What Happens to Your Facebook Page After Death? Nebraska Bill Gives Say-So to Estate Representative
A bill pending in Nebraska would make the state the second to give estate representatives the power to handle social media accounts after the death of state residents.
The bill would treat Facebook, Twitter and email accounts as digital assets that would be managed by appointed representatives, according to the Associated Press and the Omaha World-Herald. The representative could access or close the account, or even post messages.
Under current policy, Facebook will remove the page of a deceased account holder if a family member requests it. Otherwise, when Facebook is notified of a death, it puts the account in a “special memorialized state,” removing certain information and ensuring that it no longer shows up in search results or receives friend requests. Friends and relatives can post messages of condolence, but no one gets passwords or log-in information unless it is required by law or decreed in a will.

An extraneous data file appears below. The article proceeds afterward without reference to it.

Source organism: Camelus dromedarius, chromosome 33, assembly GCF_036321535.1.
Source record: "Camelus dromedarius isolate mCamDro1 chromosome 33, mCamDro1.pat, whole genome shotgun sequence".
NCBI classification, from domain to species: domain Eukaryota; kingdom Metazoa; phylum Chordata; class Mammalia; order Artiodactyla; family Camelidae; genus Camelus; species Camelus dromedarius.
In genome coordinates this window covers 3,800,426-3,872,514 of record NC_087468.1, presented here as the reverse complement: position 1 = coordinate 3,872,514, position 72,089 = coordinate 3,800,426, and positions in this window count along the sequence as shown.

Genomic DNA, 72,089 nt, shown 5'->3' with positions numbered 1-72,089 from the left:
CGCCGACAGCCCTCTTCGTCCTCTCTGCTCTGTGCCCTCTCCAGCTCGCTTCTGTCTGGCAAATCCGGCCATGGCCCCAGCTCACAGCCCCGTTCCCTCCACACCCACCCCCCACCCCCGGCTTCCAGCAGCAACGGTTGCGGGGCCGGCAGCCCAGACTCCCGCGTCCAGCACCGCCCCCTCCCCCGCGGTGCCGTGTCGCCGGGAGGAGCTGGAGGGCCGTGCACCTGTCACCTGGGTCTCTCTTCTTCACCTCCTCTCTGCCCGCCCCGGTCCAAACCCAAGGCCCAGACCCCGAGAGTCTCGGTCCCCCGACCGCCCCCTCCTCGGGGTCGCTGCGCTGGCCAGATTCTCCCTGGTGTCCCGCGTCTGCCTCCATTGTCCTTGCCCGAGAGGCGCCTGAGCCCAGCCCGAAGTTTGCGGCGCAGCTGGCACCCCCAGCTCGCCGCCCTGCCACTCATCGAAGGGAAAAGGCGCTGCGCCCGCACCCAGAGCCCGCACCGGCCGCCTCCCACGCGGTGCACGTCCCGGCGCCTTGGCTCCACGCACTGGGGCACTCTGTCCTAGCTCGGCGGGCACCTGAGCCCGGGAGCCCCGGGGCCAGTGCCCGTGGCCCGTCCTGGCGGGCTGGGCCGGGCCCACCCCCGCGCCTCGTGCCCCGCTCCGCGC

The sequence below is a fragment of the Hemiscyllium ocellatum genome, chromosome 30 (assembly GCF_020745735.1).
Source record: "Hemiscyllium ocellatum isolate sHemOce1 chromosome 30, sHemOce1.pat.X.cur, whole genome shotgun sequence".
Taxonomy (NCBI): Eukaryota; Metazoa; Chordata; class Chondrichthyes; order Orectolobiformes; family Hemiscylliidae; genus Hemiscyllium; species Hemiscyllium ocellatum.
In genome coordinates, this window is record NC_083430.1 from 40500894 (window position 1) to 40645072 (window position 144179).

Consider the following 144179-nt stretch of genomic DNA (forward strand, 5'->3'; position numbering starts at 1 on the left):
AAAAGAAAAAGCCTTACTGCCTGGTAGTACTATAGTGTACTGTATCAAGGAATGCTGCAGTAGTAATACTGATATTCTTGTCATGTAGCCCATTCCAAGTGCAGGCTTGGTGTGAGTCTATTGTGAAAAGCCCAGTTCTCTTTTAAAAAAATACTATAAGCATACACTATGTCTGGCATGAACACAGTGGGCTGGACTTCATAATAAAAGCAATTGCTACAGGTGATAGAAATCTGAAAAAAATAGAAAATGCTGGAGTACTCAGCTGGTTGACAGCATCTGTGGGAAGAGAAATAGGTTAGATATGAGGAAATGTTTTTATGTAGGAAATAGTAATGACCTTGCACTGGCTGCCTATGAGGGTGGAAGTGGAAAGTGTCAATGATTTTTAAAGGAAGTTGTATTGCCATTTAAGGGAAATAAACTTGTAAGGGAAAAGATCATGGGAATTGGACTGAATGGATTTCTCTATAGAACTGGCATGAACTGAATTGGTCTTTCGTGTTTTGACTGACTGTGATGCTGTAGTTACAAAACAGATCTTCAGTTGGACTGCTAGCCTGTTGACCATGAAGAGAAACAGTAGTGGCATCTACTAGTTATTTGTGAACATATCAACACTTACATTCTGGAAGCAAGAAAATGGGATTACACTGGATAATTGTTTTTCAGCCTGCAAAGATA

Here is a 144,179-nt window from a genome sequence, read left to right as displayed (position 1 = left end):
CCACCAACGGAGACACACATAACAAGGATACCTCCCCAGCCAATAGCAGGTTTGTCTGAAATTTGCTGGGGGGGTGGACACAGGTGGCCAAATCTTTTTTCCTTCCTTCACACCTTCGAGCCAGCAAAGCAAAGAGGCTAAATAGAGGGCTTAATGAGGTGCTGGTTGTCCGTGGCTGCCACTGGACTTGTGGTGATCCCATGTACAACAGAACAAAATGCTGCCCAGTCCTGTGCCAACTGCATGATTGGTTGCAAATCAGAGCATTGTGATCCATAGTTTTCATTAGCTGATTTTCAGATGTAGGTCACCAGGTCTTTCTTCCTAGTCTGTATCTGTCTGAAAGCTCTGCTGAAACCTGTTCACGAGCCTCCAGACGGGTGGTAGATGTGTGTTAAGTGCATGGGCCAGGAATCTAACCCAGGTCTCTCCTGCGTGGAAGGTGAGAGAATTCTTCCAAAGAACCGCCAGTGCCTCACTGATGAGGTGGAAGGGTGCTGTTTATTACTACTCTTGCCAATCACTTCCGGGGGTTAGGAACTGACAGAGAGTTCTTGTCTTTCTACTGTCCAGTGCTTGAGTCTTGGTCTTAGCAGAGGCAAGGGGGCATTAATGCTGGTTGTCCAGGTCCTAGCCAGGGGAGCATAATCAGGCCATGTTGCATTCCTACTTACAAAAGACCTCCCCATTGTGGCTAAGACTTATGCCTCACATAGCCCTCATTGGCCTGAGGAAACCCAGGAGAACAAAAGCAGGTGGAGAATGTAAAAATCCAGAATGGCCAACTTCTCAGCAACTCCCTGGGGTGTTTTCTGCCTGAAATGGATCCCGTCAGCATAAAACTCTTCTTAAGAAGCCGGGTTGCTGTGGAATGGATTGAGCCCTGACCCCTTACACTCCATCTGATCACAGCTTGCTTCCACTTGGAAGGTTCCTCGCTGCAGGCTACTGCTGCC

The Nebraska bill, introduced on behalf of the state bar association, is modeled after an Oklahoma law enacted last year. According to the World-Herald, the bill aims “to clarify the rights of personal representatives in the new digital age, where private information is tucked away in cyberspace instead of a shoebox.”
The World-Herald says at least five other states are considering such laws, while AP lists only one. The Oregon State Bar is studying the issue and may propose legislation next year.